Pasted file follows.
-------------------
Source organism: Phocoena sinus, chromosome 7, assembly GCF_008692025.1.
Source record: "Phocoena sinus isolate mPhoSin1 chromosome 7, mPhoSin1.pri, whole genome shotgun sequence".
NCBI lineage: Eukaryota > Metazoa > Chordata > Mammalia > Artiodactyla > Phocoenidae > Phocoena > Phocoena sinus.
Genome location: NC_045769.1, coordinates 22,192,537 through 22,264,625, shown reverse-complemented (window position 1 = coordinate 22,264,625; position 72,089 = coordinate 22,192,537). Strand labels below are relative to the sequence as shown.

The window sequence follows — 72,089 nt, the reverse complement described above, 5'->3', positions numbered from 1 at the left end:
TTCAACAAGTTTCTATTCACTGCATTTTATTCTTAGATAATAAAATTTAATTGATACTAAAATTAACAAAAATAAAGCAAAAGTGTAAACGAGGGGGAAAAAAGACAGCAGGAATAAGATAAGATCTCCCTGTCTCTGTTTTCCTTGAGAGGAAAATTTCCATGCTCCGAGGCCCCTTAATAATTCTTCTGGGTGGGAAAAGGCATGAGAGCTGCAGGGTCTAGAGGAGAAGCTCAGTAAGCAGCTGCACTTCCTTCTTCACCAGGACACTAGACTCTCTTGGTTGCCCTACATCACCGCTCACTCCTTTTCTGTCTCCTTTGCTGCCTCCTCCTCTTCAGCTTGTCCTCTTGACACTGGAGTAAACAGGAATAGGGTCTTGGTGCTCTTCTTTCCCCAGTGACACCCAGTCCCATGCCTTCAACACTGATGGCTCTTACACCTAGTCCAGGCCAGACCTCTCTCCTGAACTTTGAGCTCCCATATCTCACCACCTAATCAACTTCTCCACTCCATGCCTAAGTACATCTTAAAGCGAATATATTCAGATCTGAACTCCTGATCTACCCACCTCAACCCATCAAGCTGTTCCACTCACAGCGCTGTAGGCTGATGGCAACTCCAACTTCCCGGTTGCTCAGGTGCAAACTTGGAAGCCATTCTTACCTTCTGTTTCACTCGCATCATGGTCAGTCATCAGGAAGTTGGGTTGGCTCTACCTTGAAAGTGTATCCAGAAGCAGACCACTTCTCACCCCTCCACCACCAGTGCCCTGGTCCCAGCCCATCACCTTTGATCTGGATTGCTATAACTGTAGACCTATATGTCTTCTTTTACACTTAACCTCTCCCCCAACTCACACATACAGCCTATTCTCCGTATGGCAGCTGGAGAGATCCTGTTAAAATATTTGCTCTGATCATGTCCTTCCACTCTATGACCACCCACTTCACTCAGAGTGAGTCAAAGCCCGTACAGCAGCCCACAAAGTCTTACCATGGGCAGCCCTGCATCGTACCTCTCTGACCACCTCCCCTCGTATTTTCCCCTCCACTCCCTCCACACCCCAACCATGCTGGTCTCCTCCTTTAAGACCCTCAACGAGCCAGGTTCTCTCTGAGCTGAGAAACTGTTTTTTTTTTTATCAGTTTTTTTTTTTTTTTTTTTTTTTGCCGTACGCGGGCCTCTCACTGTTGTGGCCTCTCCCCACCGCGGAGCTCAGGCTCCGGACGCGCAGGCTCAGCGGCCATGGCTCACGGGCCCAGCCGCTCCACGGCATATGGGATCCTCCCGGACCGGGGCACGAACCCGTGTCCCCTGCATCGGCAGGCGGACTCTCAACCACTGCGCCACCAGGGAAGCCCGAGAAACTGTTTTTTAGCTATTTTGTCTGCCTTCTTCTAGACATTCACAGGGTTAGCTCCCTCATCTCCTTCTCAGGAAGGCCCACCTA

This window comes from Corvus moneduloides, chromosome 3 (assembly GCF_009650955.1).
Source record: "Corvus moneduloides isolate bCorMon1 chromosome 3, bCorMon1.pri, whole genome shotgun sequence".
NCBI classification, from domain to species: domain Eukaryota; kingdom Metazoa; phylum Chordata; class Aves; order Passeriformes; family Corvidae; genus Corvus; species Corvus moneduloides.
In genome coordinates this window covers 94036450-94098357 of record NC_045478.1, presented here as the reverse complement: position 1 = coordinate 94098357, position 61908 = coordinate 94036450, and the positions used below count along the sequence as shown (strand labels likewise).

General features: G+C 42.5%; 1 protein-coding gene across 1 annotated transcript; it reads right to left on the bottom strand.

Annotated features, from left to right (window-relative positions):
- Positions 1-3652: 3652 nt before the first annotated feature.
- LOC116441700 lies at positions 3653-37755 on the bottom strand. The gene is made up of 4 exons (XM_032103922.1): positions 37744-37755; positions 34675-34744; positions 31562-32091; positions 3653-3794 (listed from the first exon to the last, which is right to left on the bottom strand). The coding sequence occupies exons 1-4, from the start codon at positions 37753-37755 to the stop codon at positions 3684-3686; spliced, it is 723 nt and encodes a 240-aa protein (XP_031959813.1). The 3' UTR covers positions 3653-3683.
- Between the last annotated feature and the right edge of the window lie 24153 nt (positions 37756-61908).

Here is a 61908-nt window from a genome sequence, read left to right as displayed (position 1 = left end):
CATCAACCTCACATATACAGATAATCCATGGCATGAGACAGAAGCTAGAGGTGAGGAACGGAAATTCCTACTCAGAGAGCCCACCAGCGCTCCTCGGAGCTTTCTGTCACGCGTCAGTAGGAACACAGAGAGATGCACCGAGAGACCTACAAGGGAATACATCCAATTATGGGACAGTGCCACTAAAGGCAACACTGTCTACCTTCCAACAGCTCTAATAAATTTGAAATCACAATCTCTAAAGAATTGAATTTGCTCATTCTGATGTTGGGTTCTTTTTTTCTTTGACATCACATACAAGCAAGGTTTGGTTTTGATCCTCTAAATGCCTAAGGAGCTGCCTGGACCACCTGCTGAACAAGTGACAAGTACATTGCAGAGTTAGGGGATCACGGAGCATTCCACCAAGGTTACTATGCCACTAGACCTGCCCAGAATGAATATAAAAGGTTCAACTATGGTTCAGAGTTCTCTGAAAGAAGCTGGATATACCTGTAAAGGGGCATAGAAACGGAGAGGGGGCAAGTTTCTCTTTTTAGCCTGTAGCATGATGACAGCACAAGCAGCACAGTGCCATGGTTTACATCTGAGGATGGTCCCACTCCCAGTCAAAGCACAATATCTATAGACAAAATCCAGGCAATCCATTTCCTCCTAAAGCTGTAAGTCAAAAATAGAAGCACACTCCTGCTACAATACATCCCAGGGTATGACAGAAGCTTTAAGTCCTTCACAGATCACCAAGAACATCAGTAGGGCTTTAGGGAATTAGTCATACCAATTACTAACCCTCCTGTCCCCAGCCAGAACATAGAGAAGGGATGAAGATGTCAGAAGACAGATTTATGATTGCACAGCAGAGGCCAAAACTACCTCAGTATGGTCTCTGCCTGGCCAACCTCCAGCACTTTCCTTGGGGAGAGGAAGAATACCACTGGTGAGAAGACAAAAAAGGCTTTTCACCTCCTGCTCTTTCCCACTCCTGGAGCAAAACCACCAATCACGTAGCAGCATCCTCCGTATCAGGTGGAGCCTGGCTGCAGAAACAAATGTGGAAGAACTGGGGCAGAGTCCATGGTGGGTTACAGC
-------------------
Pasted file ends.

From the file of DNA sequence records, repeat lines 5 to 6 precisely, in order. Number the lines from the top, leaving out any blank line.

The window sequence follows — 72,089 nt, the reverse complement described above, 5'->3', positions numbered from 1 at the left end:
TTCAACAAGTTTCTATTCACTGCATTTTATTCTTAGATAATAAAATTTAATTGATACTAAAATTAACAAAAATAAAGCAAAAGTGTAAACGAGGGGGAAAAAAGACAGCAGGAATAAGATAAGATCTCCCTGTCTCTGTTTTCCTTGAGAGGAAAATTTCCATGCTCCGAGGCCCCTTAATAATTCTTCTGGGTGGGAAAAGGCATGAGAGCTGCAGGGTCTAGAGGAGAAGCTCAGTAAGCAGCTGCACTTCCTTCTTCACCAGGACACTAGACTCTCTTGGTTGCCCTACATCACCGCTCACTCCTTTTCTGTCTCCTTTGCTGCCTCCTCCTCTTCAGCTTGTCCTCTTGACACTGGAGTAAACAGGAATAGGGTCTTGGTGCTCTTCTTTCCCCAGTGACACCCAGTCCCATGCCTTCAACACTGATGGCTCTTACACCTAGTCCAGGCCAGACCTCTCTCCTGAACTTTGAGCTCCCATATCTCACCACCTAATCAACTTCTCCACTCCATGCCTAAGTACATCTTAAAGCGAATATATTCAGATCTGAACTCCTGATCTACCCACCTCAACCCATCAAGCTGTTCCACTCACAGCGCTGTAGGCTGATGGCAACTCCAACTTCCCGGTTGCTCAGGTGCAAACTTGGAAGCCATTCTTACCTTCTGTTTCACTCGCATCATGGTCAGTCATCAGGAAGTTGGGTTGGCTCTACCTTGAAAGTGTATCCAGAAGCAGACCACTTCTCACCCCTCCACCACCAGTGCCCTGGTCCCAGCCCATCACCTTTGATCTGGATTGCTATAACTGTAGACCTATATGTCTTCTTTTACACTTAACCTCTCCCCCAACTCACACATACAGCCTATTCTCCGTATGGCAGCTGGAGAGATCCTGTTAAAATATTTGCTCTGATCATGTCCTTCCACTCTATGACCACCCACTTCACTCAGAGTGAGTCAAAGCCCGTACAGCAGCCCACAAAGTCTTACCATGGGCAGCCCTGCATCGTACCTCTCTGACCACCTCCCCTCGTATTTTCCCCTCCACTCCCTCCACACCCCAACCATGCTGGTCTCCTCCTTTAAGACCCTCAACGAGCCAGGTTCTCTCTGAGCTGAGAAACTGTTTTTTTTTTTATCAGTTTTTTTTTTTTTTTTTTTTTTTGCCGTACGCGGGCCTCTCACTGTTGTGGCCTCTCCCCACCGCGGAGCTCAGGCTCCGGACGCGCAGGCTCAGCGGCCATGGCTCACGGGCCCAGCCGCTCCACGGCATATGGGATCCTCCCGGACCGGGGCACGAACCCGTGTCCCCTGCATCGGCAGGCGGACTCTCAACCACTGCGCCACCAGGGAAGCCCGAGAAACTGTTTTTTAGCTATTTTGTCTGCCTTCTTCTAGACATTCACAGGGTTAGCTCCCTCATCTCCTTCTCAGGAAGGCCCACCTA